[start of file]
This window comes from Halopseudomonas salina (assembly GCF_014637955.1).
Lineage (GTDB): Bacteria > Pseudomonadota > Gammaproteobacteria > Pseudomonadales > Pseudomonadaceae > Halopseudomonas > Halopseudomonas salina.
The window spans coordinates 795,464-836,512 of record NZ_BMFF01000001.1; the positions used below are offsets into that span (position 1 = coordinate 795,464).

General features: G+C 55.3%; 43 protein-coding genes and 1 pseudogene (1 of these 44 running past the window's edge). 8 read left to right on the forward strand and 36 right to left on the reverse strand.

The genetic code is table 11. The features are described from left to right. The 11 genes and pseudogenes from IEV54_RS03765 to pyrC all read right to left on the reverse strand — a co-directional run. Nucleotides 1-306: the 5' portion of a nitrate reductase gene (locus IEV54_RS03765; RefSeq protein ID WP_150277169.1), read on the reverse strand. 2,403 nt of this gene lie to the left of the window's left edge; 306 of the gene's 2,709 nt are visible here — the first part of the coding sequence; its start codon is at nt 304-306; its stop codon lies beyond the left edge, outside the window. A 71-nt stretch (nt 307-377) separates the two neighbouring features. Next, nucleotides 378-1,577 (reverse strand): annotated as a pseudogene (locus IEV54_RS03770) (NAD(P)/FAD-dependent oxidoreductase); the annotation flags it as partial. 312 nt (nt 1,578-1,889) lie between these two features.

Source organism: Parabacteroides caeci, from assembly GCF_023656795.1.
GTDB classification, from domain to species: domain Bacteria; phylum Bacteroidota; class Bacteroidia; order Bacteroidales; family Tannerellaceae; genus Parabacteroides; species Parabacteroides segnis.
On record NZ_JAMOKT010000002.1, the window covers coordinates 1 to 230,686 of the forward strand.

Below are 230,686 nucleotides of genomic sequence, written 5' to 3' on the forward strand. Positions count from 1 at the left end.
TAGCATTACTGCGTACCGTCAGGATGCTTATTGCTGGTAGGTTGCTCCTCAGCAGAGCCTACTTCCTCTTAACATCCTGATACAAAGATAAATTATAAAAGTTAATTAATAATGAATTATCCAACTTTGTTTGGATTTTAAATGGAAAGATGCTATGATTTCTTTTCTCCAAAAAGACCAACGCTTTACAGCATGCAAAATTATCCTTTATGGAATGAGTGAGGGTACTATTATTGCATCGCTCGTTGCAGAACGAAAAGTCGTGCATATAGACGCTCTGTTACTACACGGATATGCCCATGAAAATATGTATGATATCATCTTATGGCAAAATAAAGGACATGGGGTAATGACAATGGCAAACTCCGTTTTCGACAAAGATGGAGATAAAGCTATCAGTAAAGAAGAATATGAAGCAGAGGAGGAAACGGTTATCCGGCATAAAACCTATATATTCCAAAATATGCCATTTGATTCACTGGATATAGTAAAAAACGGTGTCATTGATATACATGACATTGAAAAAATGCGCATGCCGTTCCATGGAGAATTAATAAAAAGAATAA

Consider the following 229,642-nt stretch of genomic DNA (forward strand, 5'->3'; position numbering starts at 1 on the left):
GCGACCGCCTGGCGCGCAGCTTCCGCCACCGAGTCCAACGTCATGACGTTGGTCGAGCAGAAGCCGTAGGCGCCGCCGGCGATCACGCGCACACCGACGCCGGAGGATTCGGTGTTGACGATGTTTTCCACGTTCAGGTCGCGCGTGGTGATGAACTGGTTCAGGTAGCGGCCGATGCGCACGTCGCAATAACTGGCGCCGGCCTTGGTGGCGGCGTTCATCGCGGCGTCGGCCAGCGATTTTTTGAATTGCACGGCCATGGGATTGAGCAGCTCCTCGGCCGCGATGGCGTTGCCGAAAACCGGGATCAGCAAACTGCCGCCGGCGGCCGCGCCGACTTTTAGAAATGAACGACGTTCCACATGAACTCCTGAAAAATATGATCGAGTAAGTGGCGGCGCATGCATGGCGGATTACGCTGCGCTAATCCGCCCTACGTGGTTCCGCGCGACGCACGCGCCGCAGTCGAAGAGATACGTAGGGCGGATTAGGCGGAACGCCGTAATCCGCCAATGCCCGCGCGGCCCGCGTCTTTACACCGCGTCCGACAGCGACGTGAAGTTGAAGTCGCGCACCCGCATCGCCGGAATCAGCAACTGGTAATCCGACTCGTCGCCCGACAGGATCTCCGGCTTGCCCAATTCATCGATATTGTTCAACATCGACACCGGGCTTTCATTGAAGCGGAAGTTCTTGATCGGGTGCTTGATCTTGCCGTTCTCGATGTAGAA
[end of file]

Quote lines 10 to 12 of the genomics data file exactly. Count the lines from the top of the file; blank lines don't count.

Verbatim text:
TAGCATTACTGCGTACCGTCAGGATGCTTATTGCTGGTAGGTTGCTCCTCAGCAGAGCCTACTTCCTCTTAACATCCTGATACAAAGATAAATTATAAAAGTTAATTAATAATGAATTATCCAACTTTGTTTGGATTTTAAATGGAAAGATGCTATGATTTCTTTTCTCCAAAAAGACCAACGCTTTACAGCATGCAAAATTATCCTTTATGGAATGAGTGAGGGTACTATTATTGCATCGCTCGTTGCAGAACGAAAAGTCGTGCATATAGACGCTCTGTTACTACACGGATATGCCCATGAAAATATGTATGATATCATCTTATGGCAAAATAAAGGACATGGGGTAATGACAATGGCAAACTCCGTTTTCGACAAAGATGGAGATAAAGCTATCAGTAAAGAAGAATATGAAGCAGAGGAGGAAACGGTTATCCGGCATAAAACCTATATATTCCAAAATATGCCATTTGATTCACTGGATATAGTAAAAAACGGTGTCATTGATATACATGACATTGAAAAAATGCGCATGCCGTTCCATGGAGAATTAATAAAAAGAATAA

Consider the following 229,642-nt stretch of genomic DNA (forward strand, 5'->3'; position numbering starts at 1 on the left):
GCGACCGCCTGGCGCGCAGCTTCCGCCACCGAGTCCAACGTCATGACGTTGGTCGAGCAGAAGCCGTAGGCGCCGCCGGCGATCACGCGCACACCGACGCCGGAGGATTCGGTGTTGACGATGTTTTCCACGTTCAGGTCGCGCGTGGTGATGAACTGGTTCAGGTAGCGGCCGATGCGCACGTCGCAATAACTGGCGCCGGCCTTGGTGGCGGCGTTCATCGCGGCGTCGGCCAGCGATTTTTTGAATTGCACGGCCATGGGATTGAGCAGCTCCTCGGCCGCGATGGCGTTGCCGAAAACCGGGATCAGCAAACTGCCGCCGGCGGCCGCGCCGACTTTTAGAAATGAACGACGTTCCACATGAACTCCTGAAAAATATGATCGAGTAAGTGGCGGCGCATGCATGGCGGATTACGCTGCGCTAATCCGCCCTACGTGGTTCCGCGCGACGCACGCGCCGCAGTCGAAGAGATACGTAGGGCGGATTAGGCGGAACGCCGTAATCCGCCAATGCCCGCGCGGCCCGCGTCTTTACACCGCGTCCGACAGCGACGTGAAGTTGAAGTCGCGCACCCGCATCGCCGGAATCAGCAACTGGTAATCCGACTCGTCGCCCGACAGGATCTCCGGCTTGCCCAATTCATCGATATTGTTCAACATCGACACCGGGCTTTCATTGAAGCGGAAGTTCTTGATCGGGTGCTTGATCTTGCCGTTCTCGATGTAGAA